Publishing enables brands to speak directly to audiences and showcase expertise and authority, but it also presents them with a great opportunity to forge strong direct connections with their audiences via email and other channels.
As brand publishers look to deepen their relationships with readers, registration walls are becoming a key component of their publishing strategies. Among the clients we work with and editorial executives we speak to, interest in registration walls is growing quickly, through which brands collect email addresses (at a minimum) to in exchange for access to content.
While it’s not a new idea, it is still one that is rarely utilized in the world of brand publishing. Asking people to pay with an email address to access content is a common feature among traditional news publishers, who can then use audience data to build a fuller picture of their readership to offer a compelling product to advertisers. For publishers that offer paid subscriptions, registration can be, as we’ve written about, a “powerful interim step on the path to conversion.”
Registration walls can be a powerful mechanism for brand publishers to learn more about their audiences and collect valuable first-party data. However, asking audiences to offer up data in exchange for content also then means creating content that is of high enough quality to ensure that there is a value exchange happening. Asking people to offer data and then not following up with engaging, valuable content can be a recipe for disaster, and risks turning off audiences entirely. But if a brand has in place a process and resources for consistently producing high-quality content, registration walls can be extremely helpful.
How reg walls help brands build deeper connections
Based on our experience working directly with brands in a variety of categories on launching and growing editorial initiatives, as well as feedback from readers and subscribers to Toolkits, we’ve noted a growing interest in the benefits of registration walls for brands. Brand publishers have found that registration walls can help them:
Provide a pathway to directly selling product.
For brands with e-commerce businesses, registration can be a step towards selling product directly. Because people are logged in and “known,” they already have deeper engagement with the brand in question. They can be marketed to, and they’re also likelier to be willing to convert into paid customers. Brand publishing can be a way to acquire customers at a much lower customer acquisition cost than other marketing tools, and registration can be another tactic to help deepen that relationship.
Create stronger audience connections.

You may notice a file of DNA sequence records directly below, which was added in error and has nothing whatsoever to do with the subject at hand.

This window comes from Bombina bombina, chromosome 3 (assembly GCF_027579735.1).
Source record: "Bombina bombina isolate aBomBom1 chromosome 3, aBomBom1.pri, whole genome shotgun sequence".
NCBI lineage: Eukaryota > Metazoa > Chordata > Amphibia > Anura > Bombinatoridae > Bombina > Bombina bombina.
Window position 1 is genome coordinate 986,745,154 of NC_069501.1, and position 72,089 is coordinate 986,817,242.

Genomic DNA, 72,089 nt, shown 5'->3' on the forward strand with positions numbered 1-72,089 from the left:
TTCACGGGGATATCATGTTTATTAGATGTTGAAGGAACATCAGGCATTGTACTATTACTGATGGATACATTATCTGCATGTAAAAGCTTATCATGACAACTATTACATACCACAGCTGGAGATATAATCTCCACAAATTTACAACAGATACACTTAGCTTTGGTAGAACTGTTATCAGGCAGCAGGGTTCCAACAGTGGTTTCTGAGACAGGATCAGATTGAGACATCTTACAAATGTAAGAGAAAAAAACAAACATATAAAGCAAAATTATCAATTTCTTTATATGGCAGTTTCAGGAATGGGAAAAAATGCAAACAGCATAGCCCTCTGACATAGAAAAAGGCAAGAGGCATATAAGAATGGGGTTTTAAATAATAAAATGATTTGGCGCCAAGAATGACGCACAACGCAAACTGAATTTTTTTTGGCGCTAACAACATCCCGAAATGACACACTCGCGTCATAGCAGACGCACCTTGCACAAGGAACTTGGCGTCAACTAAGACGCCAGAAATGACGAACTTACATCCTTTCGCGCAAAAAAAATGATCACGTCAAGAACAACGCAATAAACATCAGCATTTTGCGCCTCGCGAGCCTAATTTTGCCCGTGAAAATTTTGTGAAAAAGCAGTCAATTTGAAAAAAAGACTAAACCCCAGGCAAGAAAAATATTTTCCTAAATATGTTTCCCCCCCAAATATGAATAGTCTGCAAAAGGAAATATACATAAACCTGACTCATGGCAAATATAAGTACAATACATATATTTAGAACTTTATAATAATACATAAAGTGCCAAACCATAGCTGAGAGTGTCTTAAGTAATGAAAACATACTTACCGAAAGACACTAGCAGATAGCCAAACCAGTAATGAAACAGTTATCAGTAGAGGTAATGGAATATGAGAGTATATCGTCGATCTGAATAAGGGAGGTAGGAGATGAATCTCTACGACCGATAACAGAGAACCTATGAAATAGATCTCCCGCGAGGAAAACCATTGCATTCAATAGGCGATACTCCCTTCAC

A lot of traffic to brand publishers can be “fly by” traffic, which stumbles on a piece of useful content once and never returns. Offering value in exchange for email addresses (and potentially, other information) can help deepen the relationship between a brand and its readers, and provide a step towards more consistent communication between the two.
Collect data to drive product development and businesses.
The death of the cookie is nigh. For brands who increasingly find that they don’t know much about their readers, asking for data in exchange for content can be a powerful way to gain valuable information and insights about who is consuming their content. This data can be used in a variety of ways. For one client we work with, this data is used to fuel product development directly – what articles audiences gravitate towards are powerful signals for this company’s core product. For another client, this data are direct leads for its business development team, who can tailor their outreach based on what content people are consuming.
Provide access to email inboxes.
Emails are very useful to brand publishers. It helps build a habit among readers and is one of the most direct ways to engage with audiences. Registrations usually collect email addresses, which can then be used in a variety of ways. Publishing teams can create newsletters and other emailed editorial formats and have a direct relationship with readers in their inboxes. Email addresses can also be used for promotions and other marketing activity by the brand. They can also be used for surveys or other insights that can help brands hone their products or offerings.
Provide a pathway to eventual content monetization.
Some brand publishers do successfully sell content. For example, Hubspot-owned the Hustle has a paid offering called Trends, which has a weekly newsletter that focuses on business opportunities. Registration walls are a step towards eventually asking people to pay for content, and can be a good way to get readers to commit without diving in completely. In other cases, paid content can be offered in print, as Stripe’s (now defunct) magazine, Increment, did. Data from traditional publishers has shown that logged-in users convert to paid users at a higher rate.